If you ask any Bengali teen about their favourite fictional characters while growing up, it is highly likely their lists will have two names in common — the eccentric Bengali scientist, Professor Shonku and the energetic Belgian reporter, Tintin. The wonders of Shonku’s science fiction and the rich visual narration of Tintin’s sleuthing leave everlasting impressions on anyone who reads the stories.
If ever as a lover of adventure literature, you had imagined Shonku and his escapades unfolding in front of you in a style similar to Tintin’s, then you are in luck! A fan-made crossover between the two literary legacies may be your next big fancy!
Professor Shonku and his pet cat Newtown is cast in the iconic Tintin-Snowy image
Bengali illustrator Indranil Banerjee, in one of his latest undertakings, has designed four posters for four different Professor Shonku stories, modelling each in the remarkable visual style of Tintin comic covers. Barring some minor changes, Banerjee’s adaptations, which show Professor Shonku and his companions inhabiting a Tintin-esque world, bear unmistakable familiarity to the original ones in terms of composition, colour, analogy and even the font styles.
According to the artist, there were obvious similarities in both the characters and the stories of the two franchises. For his creations, Banerjee chose four prominent Professor Shonku stories and styled their covers keeping in mind parallels from the Tintin universe.
Poster of 'Byomjatrir Diary' (The Spaceman's Diary) modeled after 'Explorers on the Moon'
From Shonku’s collection, he selected Byomjatrir Diary (The Spaceman’s Diary), Raktamatsya Rahasya (The Mystery of the Red Fishes), Maru Rahasya (The Mystery in the Desert) and Swapnadweep (Island of Dreams) and matched them with covers made for the Tintin stories Explorers on the Moon, Red Rackham’s Treasure, The Crab with the Golden Claws and The Shooting Star, respectively.
To make it contextually appropriate, Banerjee made significant modifications to his posters. For instance, the red mushroom from The Shooting Star was changed and a giant exotic flower took its place in Swapnadweep. Similarly, the lunar landscape and the space rocket from Explorers on the Moon was transformed into orange plains and a red river to denote the Martian atmosphere in Byomjatrir Diary.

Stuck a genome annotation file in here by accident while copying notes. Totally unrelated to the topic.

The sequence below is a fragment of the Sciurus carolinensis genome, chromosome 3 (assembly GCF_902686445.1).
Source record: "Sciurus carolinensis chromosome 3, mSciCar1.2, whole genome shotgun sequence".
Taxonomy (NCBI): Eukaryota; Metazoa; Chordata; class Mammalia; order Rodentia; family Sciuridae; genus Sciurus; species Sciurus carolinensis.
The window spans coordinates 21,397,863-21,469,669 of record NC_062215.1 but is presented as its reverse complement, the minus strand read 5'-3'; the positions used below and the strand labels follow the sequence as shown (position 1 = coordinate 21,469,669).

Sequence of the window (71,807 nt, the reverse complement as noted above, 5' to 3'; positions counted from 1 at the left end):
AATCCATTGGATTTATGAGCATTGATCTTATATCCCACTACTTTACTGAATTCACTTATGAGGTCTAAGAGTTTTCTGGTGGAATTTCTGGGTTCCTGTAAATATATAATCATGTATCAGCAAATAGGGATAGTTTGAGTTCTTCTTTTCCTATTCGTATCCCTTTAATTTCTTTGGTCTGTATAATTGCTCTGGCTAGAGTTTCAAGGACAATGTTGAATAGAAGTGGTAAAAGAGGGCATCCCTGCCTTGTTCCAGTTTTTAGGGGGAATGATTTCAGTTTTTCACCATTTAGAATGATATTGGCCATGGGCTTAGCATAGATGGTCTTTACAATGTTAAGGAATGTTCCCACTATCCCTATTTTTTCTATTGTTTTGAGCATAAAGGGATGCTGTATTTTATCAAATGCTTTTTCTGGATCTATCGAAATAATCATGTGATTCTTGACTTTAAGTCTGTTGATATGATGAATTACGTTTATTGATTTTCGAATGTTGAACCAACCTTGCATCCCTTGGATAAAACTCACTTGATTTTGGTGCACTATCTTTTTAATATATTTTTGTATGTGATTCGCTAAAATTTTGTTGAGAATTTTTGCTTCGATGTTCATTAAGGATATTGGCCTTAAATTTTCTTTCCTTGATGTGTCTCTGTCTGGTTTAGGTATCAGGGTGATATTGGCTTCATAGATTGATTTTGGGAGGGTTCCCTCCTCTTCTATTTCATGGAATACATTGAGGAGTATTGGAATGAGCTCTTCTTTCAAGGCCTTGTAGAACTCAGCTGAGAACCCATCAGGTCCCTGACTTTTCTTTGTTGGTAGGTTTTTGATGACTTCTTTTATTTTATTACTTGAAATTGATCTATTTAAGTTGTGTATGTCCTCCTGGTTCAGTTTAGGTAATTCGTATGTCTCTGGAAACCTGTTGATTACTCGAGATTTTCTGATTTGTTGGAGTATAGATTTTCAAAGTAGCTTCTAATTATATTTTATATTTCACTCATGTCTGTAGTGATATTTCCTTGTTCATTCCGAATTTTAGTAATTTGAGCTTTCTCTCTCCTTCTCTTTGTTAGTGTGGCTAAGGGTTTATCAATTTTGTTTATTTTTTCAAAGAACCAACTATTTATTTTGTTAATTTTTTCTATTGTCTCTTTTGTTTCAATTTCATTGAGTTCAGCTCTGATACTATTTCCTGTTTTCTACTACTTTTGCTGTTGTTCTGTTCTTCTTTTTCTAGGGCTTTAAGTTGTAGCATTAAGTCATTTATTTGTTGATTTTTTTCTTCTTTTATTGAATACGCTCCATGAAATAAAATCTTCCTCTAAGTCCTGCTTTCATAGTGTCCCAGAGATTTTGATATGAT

Poster of 'Moru Rahasya' (The Mystery in the Desert) modeled after 'The Crab with the Golden Claws'
These illustrations, which Banerjee later uploaded on his personal Facebook profile, immediately resonated with his audience and went viral. Catching the attention of netizens, Banerjee’s post was shared almost 1,800 times on the platform, inviting reactions from over 1,300 users. While most viewers who commented on the post marvelled at the extraordinary similarity between the stories, a few even suggested new pairs for artistic consideration.
‘A bit of work, but fun’
Banerjee, who had used Adobe Photoshop to make the posters, said that fusing the likenesses of the two franchises to bring out a synthesis was an interesting process for him. He also said that combining the creative geniuses of Satyajit Ray, the creator of Shonku, and Herge, the mastermind behind Tintin, was, “a bit of work, but fun”. The end result, as one of the users commented, was “a delightful pastiche”.
Apart from the individual stories, the artist has also tried his hands at the iconic chiaroscuro image of Tintin and his pet dog Snowy running in the dark as a yellow spotlight falls on them. Putting a unique spin on the original, Banerjee has refashioned it to include Shonku and his pet cat Newton in the same pose — both ready to take over the antics of the former duo.
Poster of 'Raktamatsya Rahasya' (The Mystery of the Red Fishes) modeled after 'Red Rackham's Treasure'
Speaking to My Kolkata about the posters, which he collectively named, “The Adventures of Professor Shonku,” Banerjee said, “Satyajit Ray himself was an admirer of Tintin stories. It was my introduction to comics and Shonku was my introduction to Satyajit Ray. So, it is like a tribute to my biggest inspirations — Ray and Herge.”
Upon asking what propelled him to execute this crossover, Banerjee recounted his own boyhood with nostalgia. He said, “Back in my childhood days, when I was reading Tintin and Shonku simultaneously, I often imagined Shonku’s stories with Tintin’s visuals. Now as a graphic designer, it was about time I made my imagination come true.”
Poster of 'Swapnadweep' (Island of Dreams) modeled after 'The Shooting Star'
When asked if he had plans to make a complete Tintin-style comics out of a Shonku story, the resident of Shyamnagar, a small town near Barrackpore, said, “I haven’t thought of that yet, but you never know, maybe in the future.”